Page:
‘B’nai B’rith International’). The first reply from the Supreme Lodge was very disappointing. It was a straight refusal, stating that ‘It was the policy of B’nai B’rith not to issue charters for new lodges, unless the majority
of the petitioners were citizens or long standing residents of the country where the lodge was to be established.’

While disappointed at the initial refusal, the committee did not allow themselves to be diverted from their desire to establish B’nai B’rith in a formal framework.

The same spirit that moved Ernest Goldschmidt to take an initiative, also existed in Melbourne, where many former B’nai B’rith members had settled. Some time during 1944, Frank Togget, who had been a member
of Eintracht Lodge in Vienna, called on Franz Lippmann, who had been president of Steinthal Lodge in Hamburg, and talked about their deep involvement in B’nai B’rith, which they missed.

During their discussions, which revolved about the fact that each knew several former B’nai B’rith members among their circle of acquaintances, the idea of placing advertisements in the Melbourne Jewish
News and the Australian Jewish Herald crystallized. The two small advertisements generated a response from some 40 former B’nai B’rith members principally from Germany and Austria, and a decision was reached to organise a get-together. This took place in the upstairs hall of Pinchover’s Coffee Lounge in Little Bourke Street, owned by one of the B’nai B’rith members who replied to the advertisement. It could almost be seen as a positive omen, as a century earlier, the very genesis of B’nai B’rith came from a gathering in Sinsheimers Café
on the lower east side in New York.

My book goes on to trace B’nai B’rith’s growth in Australia, establishing Lodges and Chapters in most Australian states, its transition from the somewhat exclusive European model, which was distinctively different to the American model into one that was more aligned with the wider Australian Jewish community, its role in providing a platform catering for Jews of all religious streams to meet on commong ground and interact with the general community with is many charitable activities.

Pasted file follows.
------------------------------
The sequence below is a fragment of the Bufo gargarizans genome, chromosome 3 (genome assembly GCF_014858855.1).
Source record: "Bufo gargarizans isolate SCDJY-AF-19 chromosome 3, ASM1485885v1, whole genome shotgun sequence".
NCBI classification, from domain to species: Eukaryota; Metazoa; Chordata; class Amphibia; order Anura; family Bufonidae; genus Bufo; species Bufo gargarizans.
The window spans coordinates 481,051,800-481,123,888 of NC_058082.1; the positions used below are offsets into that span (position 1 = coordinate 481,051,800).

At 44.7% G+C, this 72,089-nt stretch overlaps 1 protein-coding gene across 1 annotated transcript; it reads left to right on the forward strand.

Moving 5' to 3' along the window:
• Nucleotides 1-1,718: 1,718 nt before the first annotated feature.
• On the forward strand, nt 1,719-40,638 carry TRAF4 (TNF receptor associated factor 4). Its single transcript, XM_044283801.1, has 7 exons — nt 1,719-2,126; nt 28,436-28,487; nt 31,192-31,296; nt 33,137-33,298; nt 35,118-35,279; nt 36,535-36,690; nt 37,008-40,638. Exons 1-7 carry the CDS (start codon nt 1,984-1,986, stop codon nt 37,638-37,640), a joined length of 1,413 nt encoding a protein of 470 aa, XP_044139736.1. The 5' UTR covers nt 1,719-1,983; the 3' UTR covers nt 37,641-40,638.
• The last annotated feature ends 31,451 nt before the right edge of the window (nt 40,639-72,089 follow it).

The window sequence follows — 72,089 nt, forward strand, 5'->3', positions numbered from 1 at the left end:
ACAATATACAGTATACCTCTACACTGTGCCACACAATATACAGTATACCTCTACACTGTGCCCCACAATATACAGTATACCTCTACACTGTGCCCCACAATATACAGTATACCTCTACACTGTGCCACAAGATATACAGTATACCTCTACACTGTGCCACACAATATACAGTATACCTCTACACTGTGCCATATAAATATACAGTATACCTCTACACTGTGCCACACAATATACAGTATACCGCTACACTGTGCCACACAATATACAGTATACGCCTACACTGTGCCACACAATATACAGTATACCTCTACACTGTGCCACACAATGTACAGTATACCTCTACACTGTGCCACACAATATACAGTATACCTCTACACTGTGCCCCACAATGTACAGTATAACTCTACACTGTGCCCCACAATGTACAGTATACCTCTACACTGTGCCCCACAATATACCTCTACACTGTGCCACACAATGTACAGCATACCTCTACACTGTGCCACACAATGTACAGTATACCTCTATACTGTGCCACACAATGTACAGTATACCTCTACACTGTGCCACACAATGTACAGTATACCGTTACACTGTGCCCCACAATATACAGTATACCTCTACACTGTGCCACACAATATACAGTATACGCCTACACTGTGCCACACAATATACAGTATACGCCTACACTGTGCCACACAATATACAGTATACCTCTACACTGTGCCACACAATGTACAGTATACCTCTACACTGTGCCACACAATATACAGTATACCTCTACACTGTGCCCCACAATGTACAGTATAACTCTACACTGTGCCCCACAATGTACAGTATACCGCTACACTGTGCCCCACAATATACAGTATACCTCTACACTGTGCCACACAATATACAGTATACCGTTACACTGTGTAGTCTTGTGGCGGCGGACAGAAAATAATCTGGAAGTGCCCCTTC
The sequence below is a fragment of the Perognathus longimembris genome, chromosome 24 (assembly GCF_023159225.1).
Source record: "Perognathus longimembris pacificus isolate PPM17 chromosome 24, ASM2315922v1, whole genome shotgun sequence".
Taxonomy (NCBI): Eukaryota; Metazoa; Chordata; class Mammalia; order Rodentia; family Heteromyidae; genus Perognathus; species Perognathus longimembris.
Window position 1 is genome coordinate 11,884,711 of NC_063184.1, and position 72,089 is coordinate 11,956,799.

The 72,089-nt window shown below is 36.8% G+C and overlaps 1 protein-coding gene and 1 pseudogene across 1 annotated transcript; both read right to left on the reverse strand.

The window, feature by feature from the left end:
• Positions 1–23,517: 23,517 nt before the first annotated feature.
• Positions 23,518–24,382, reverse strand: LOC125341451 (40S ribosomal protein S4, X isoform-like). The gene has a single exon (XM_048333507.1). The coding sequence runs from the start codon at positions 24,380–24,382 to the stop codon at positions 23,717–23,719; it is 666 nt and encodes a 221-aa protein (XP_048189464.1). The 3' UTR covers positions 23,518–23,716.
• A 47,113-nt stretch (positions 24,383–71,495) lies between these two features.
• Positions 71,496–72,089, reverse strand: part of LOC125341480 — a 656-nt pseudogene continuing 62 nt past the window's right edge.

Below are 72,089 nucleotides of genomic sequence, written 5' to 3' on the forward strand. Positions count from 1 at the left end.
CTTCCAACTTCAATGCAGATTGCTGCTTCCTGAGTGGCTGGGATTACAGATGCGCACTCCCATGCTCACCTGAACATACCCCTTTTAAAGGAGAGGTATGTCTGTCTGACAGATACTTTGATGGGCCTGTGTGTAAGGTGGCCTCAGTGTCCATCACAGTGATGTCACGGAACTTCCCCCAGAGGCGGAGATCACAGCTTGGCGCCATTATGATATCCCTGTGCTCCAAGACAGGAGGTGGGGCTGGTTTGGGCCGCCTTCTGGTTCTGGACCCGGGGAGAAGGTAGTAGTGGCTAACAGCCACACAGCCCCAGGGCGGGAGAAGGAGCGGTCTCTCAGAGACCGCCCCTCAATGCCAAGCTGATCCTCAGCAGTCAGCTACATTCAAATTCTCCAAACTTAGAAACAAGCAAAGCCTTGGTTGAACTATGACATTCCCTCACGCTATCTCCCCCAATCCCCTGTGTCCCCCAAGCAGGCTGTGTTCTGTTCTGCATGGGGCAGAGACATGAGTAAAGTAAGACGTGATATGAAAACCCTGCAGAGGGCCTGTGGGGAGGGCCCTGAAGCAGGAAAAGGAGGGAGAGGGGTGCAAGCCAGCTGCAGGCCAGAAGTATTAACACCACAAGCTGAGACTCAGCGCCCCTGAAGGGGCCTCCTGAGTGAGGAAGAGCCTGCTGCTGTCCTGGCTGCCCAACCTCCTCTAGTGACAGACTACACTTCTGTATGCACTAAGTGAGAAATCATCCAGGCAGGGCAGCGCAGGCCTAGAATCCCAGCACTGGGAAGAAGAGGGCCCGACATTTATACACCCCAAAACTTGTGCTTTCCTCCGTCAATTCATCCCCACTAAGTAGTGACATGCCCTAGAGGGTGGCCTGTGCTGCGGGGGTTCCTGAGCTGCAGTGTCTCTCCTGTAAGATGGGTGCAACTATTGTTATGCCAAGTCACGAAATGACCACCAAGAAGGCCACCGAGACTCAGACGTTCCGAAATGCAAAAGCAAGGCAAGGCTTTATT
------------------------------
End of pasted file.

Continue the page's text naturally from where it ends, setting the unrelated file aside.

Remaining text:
look back over my shoulderMy second book was A Look Back Over My Shoulder, which had its second edition in December 2014.

Born Gerhard Fabian in Stuttgard, Germany in 1934, my early years of life were spent travelling between countries to avoid persecution by the Nazis. In 1936 my family moved to the Sudenten land section of Czechoslovakia to avoid the ramification of the Nurnberg Laws.

With news of German annexation of this part of Czechoslovakia in September 1938, my family fled to Prague. When the rest of the country was invaded by Germany in March 1939, we came under increasing persecution, and were deported to the Theresienstadt Ghetto in November 1942.

My book goes on to describe the terrible conditions there, and the ever present threat of deportation to the death camps in Poland. By a slim chance we survived in Theresienstadt until liberation in May 1945.

Next I go on to detail our emigration to Australia in 1947, how we rebuilt our lives and my journey through life establishing a family, a career, and involvement with both the Jewish and General community in a new land.

Another important strand of the book details my six visits over some 25 years to Germany, my connection with my past, and my interactions with the new generations in Germany detailing my experiences during the

In 2014, I was awarded one of the highest honours by The State Baden-Wurtenberg –The Gold Staufer Medal – for services to the state for these educational activities – which signified a closing of the circle from a small boy being deprived of his German citizenship to being awarded a high honour.

The book presents an important account of a life deeply affected by the Holocaust, but not defeated by it.

Fabian is a freelance writer based in Melbourne, Australia.  You may comment to [email protected], or post your thoughts on this website, per the instructions below.